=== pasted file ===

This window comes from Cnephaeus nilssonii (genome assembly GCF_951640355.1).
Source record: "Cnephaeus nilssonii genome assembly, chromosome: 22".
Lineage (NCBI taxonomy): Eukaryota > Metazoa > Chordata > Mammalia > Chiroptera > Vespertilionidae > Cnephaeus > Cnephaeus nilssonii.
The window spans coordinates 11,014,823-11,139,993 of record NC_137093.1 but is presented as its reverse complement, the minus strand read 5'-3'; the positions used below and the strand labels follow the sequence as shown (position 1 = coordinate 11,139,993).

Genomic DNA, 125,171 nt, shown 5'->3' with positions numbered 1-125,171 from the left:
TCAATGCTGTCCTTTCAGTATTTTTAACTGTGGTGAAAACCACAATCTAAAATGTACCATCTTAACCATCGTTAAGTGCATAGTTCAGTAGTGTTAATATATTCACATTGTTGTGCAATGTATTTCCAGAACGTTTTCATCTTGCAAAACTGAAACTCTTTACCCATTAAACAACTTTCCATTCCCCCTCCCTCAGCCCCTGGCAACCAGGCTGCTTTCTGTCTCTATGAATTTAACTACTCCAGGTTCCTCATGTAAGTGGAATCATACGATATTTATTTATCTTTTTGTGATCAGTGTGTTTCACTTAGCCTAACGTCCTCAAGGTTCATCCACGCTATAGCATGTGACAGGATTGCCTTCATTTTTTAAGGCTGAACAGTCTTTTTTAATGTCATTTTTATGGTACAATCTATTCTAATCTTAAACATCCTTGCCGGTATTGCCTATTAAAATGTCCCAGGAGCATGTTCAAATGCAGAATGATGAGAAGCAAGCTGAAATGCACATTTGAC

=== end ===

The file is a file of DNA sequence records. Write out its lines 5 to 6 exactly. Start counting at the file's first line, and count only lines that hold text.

Genomic DNA, 125,171 nt, shown 5'->3' with positions numbered 1-125,171 from the left:
TCAATGCTGTCCTTTCAGTATTTTTAACTGTGGTGAAAACCACAATCTAAAATGTACCATCTTAACCATCGTTAAGTGCATAGTTCAGTAGTGTTAATATATTCACATTGTTGTGCAATGTATTTCCAGAACGTTTTCATCTTGCAAAACTGAAACTCTTTACCCATTAAACAACTTTCCATTCCCCCTCCCTCAGCCCCTGGCAACCAGGCTGCTTTCTGTCTCTATGAATTTAACTACTCCAGGTTCCTCATGTAAGTGGAATCATACGATATTTATTTATCTTTTTGTGATCAGTGTGTTTCACTTAGCCTAACGTCCTCAAGGTTCATCCACGCTATAGCATGTGACAGGATTGCCTTCATTTTTTAAGGCTGAACAGTCTTTTTTAATGTCATTTTTATGGTACAATCTATTCTAATCTTAAACATCCTTGCCGGTATTGCCTATTAAAATGTCCCAGGAGCATGTTCAAATGCAGAATGATGAGAAGCAAGCTGAAATGCACATTTGAC